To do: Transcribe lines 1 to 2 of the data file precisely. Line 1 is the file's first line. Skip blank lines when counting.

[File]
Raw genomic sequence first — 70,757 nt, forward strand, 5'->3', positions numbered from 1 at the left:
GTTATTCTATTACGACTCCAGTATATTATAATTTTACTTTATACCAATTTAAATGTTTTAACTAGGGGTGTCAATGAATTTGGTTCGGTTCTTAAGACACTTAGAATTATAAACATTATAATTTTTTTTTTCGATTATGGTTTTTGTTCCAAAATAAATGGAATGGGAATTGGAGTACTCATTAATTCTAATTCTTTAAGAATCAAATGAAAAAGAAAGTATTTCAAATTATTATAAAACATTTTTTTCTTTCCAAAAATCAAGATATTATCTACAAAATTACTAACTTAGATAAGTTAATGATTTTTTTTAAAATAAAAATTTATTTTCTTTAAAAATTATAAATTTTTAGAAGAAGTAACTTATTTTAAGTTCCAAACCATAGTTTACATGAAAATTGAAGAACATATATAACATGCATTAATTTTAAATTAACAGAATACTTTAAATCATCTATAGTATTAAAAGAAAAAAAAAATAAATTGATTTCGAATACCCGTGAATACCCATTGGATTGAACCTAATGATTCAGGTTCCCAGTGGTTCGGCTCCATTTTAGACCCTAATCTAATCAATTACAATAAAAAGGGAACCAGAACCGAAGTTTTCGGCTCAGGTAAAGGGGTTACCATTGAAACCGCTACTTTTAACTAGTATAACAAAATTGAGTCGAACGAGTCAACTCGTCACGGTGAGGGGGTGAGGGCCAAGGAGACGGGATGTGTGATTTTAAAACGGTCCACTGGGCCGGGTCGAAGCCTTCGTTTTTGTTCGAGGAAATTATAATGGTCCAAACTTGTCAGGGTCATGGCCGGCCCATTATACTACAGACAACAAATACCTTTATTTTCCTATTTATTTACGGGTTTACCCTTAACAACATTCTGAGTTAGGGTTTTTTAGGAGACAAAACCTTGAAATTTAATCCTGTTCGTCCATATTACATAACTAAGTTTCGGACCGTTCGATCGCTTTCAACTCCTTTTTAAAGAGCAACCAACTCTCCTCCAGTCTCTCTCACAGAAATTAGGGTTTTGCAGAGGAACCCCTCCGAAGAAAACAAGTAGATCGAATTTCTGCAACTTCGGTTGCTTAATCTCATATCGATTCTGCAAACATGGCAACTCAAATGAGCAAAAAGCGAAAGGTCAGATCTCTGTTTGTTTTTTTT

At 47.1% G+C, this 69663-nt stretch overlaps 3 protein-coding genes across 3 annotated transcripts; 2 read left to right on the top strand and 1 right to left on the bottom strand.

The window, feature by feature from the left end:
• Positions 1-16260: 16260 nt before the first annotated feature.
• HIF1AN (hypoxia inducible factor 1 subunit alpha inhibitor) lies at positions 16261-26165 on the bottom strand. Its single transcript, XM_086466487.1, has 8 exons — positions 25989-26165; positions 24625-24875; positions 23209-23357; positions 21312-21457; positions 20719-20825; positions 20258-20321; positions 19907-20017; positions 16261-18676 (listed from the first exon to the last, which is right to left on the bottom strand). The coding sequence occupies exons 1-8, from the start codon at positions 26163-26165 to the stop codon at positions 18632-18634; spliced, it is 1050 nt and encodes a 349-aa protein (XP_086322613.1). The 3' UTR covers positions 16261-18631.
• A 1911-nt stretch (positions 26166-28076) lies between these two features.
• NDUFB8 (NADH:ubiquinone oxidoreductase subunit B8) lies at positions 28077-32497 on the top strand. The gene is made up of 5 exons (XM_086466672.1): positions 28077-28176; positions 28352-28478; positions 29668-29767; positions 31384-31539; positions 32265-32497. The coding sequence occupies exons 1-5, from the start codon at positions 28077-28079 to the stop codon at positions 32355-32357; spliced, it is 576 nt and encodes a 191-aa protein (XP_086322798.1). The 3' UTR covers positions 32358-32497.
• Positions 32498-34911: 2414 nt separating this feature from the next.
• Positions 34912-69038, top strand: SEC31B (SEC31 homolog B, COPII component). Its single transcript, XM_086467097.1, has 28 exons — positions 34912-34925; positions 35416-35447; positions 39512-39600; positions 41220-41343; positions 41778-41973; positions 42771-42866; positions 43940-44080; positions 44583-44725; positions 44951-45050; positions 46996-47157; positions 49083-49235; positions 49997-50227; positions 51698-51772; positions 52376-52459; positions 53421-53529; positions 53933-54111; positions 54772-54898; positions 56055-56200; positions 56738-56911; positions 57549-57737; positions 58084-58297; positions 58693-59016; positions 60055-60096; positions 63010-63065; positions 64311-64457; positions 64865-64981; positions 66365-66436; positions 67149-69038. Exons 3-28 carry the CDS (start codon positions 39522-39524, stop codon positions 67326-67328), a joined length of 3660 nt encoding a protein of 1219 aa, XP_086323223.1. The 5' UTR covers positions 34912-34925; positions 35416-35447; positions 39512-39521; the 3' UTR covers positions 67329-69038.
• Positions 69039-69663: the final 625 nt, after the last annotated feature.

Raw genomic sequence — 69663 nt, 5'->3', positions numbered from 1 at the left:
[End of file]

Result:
Raw genomic sequence first — 70,757 nt, forward strand, 5'->3', positions numbered from 1 at the left:
GTTATTCTATTACGACTCCAGTATATTATAATTTTACTTTATACCAATTTAAATGTTTTAACTAGGGGTGTCAATGAATTTGGTTCGGTTCTTAAGACACTTAGAATTATAAACATTATAATTTTTTTTTTCGATTATGGTTTTTGTTCCAAAATAAATGGAATGGGAATTGGAGTACTCATTAATTCTAATTCTTTAAGAATCAAATGAAAAAGAAAGTATTTCAAATTATTATAAAACATTTTTTTCTTTCCAAAAATCAAGATATTATCTACAAAATTACTAACTTAGATAAGTTAATGATTTTTTTTAAAATAAAAATTTATTTTCTTTAAAAATTATAAATTTTTAGAAGAAGTAACTTATTTTAAGTTCCAAACCATAGTTTACATGAAAATTGAAGAACATATATAACATGCATTAATTTTAAATTAACAGAATACTTTAAATCATCTATAGTATTAAAAGAAAAAAAAAATAAATTGATTTCGAATACCCGTGAATACCCATTGGATTGAACCTAATGATTCAGGTTCCCAGTGGTTCGGCTCCATTTTAGACCCTAATCTAATCAATTACAATAAAAAGGGAACCAGAACCGAAGTTTTCGGCTCAGGTAAAGGGGTTACCATTGAAACCGCTACTTTTAACTAGTATAACAAAATTGAGTCGAACGAGTCAACTCGTCACGGTGAGGGGGTGAGGGCCAAGGAGACGGGATGTGTGATTTTAAAACGGTCCACTGGGCCGGGTCGAAGCCTTCGTTTTTGTTCGAGGAAATTATAATGGTCCAAACTTGTCAGGGTCATGGCCGGCCCATTATACTACAGACAACAAATACCTTTATTTTCCTATTTATTTACGGGTTTACCCTTAACAACATTCTGAGTTAGGGTTTTTTAGGAGACAAAACCTTGAAATTTAATCCTGTTCGTCCATATTACATAACTAAGTTTCGGACCGTTCGATCGCTTTCAACTCCTTTTTAAAGAGCAACCAACTCTCCTCCAGTCTCTCTCACAGAAATTAGGGTTTTGCAGAGGAACCCCTCCGAAGAAAACAAGTAGATCGAATTTCTGCAACTTCGGTTGCTTAATCTCATATCGATTCTGCAAACATGGCAACTCAAATGAGCAAAAAGCGAAAGGTCAGATCTCTGTTTGTTTTTTTT